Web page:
* Stainless steel: Basic stainless steel units are generally type 304 stainless. Type 316 stainless steel combination fixtures also are available.
* Polyvinyl chloride: PVC fixtures will provide corrosion resistance in environments that are particularly harmful to metal.
7. Is the hazard outdoors or in an unheated environment?
Outdoor applications require emergency fixtures that are specifically designed to function through a range of temperatures, particularly in northern climates. According to the ANSI Z358.1 standard, any emergency fixture installed where the potential for freezing exists should be protected from freezing, or freeze-protected equipment should be installed. There are multiple solutions for outdoor applications, all of which comply with this standard:
* Frost-proof units: Through-wall fixtures protect pipes by keeping them on the inside of a building wall. Other frost-proof fixtures protect pipes containing water by placing them underground, below the frost line.
* Heat-traced fixtures: Heat-traced (cable heated) fixtures are designed for cold-weather applications and have a heat-trace cable wrapped around the piping, which regulates the temperature of the water inside the fixture. These units are well-suited for extreme cold and often have a hazardous location rating.
* Polar showers: Polar showers usually offer a heated, insulated enclosure paired up with a local tempered water supply, but they may involve only a heat-traced shower in a heated enclosure.
* Portable fixtures: Portable eyewashes or self-contained products also can eliminate temperature concerns with the use of a heater jacket.
8. Are hazards in a remote location?
If the eyewash or drench shower is located in a remote area, it makes sense to include an alarm system with the fixture. A horn and strobe light will start when the unit is activated, notifying others that a drench shower or eyewash is in use. This feature allows others to respond to the emergency situation, assist the injured worker, and contact emergency personnel.
Most alarm systems include a second set of contacts that allow the alarm to be wired into an existing system. In addition to a local alarm being activated, a remote alarm or central location could be notified when a fixture is in use.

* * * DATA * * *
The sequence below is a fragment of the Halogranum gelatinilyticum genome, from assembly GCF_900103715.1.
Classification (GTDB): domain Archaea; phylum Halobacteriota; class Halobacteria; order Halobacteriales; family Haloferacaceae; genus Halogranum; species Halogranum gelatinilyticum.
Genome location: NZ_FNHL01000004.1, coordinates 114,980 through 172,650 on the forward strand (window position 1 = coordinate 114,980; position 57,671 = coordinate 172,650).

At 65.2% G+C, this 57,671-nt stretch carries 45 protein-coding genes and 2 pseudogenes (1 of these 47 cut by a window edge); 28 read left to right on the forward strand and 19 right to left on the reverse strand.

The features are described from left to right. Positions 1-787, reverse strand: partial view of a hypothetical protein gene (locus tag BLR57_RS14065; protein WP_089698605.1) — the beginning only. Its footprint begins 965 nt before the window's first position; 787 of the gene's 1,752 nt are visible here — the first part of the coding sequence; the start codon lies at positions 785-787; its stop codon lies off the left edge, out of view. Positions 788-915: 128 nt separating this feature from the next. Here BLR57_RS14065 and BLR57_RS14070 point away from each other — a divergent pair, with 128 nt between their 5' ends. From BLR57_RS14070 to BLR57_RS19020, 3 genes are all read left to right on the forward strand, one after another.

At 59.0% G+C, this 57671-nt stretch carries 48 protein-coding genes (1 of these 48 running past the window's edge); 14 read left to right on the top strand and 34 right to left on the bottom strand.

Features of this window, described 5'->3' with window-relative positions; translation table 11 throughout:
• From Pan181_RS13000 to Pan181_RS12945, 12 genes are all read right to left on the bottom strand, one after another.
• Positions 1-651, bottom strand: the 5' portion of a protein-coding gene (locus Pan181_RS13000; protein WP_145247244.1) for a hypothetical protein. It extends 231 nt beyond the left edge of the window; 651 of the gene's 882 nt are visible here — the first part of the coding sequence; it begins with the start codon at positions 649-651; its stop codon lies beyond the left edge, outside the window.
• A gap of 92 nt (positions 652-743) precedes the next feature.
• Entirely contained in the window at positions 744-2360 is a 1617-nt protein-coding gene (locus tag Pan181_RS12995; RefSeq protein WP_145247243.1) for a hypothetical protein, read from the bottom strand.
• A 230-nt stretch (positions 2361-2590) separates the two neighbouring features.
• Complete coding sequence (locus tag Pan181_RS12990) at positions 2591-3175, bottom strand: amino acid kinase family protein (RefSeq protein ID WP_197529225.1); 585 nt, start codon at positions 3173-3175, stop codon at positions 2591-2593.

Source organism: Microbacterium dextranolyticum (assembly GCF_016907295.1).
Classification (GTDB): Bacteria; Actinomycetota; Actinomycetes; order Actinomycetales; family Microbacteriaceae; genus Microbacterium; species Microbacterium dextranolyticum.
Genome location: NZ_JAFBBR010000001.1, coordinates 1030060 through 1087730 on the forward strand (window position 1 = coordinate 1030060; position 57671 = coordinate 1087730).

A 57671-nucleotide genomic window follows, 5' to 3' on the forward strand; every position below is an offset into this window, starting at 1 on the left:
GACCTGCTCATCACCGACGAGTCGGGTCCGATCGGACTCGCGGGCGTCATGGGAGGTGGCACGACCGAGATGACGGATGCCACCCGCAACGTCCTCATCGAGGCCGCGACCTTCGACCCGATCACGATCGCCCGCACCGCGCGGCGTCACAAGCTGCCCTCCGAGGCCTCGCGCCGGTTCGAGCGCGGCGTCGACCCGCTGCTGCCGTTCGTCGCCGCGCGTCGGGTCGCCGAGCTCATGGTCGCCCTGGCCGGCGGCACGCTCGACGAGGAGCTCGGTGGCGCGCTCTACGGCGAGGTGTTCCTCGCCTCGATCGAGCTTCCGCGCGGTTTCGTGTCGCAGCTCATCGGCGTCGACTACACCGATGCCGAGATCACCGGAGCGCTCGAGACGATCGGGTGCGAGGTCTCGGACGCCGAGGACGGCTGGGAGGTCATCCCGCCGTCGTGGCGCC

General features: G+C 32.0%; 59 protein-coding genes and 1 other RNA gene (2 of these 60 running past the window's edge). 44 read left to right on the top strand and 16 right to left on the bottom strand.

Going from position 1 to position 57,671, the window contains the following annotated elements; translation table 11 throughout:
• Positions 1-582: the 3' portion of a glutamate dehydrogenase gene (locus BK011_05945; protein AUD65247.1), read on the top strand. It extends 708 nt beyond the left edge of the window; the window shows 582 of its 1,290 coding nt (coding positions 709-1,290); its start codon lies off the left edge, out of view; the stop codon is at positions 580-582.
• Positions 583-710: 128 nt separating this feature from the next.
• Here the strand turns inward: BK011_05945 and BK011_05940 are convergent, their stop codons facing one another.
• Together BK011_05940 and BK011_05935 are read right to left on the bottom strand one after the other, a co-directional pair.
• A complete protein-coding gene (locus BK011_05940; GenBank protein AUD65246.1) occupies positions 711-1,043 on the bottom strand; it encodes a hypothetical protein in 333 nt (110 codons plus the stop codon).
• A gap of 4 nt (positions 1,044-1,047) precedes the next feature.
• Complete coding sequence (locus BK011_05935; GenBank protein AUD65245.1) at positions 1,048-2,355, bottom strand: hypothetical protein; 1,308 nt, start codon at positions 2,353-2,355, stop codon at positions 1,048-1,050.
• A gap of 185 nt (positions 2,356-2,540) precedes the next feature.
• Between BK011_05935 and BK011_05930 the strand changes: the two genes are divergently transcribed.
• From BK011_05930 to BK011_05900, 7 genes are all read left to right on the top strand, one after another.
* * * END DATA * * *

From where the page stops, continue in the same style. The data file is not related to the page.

9. What type of water supply is available?
If a potable water supply is not available, a portable unit can be used to provide protection. Portable products should comply with all requirements of the ANSI Z358.1 standard when used to replace a plumbed fixture.
It is important to provide tepid water to emergency fixtures. Otherwise, workers can be at risk for hypothermia, scalding, or an accelerated chemical reaction with their skin. An emergency thermostatic mixing value is a great way to mix hot and cold incoming water to the correct flushing temperature. Valves designed for this application will shut off if the cold water supply is lost to protect users from scalding, but they will continue to allow cold water to flow if the hot water is lost. In an emergency, flushing with cold water is preferable to no water at all.
10. Where is your documentation?
Once a fixture has been specified and delivered, be sure to keep a copy of the ANSI Z358.1 standard and all installation and instruction manuals readily available. These documents will provide information on how to install and maintain the correct equipment to ensure it functions optimally. Not all manufacturers' products and equipment operate the same.
Finally, review your safety plan regularly to ensure all workers are protected. While these issues may be not top-of-mind during your daily work routine, paying attention to important details about your safety equipment ultimately will result in a safer workplace.
This article appeared in the October 2005 issue of Occupational Health & Safety.
This article originally appeared in the October 2005 issue of Occupational Health & Safety.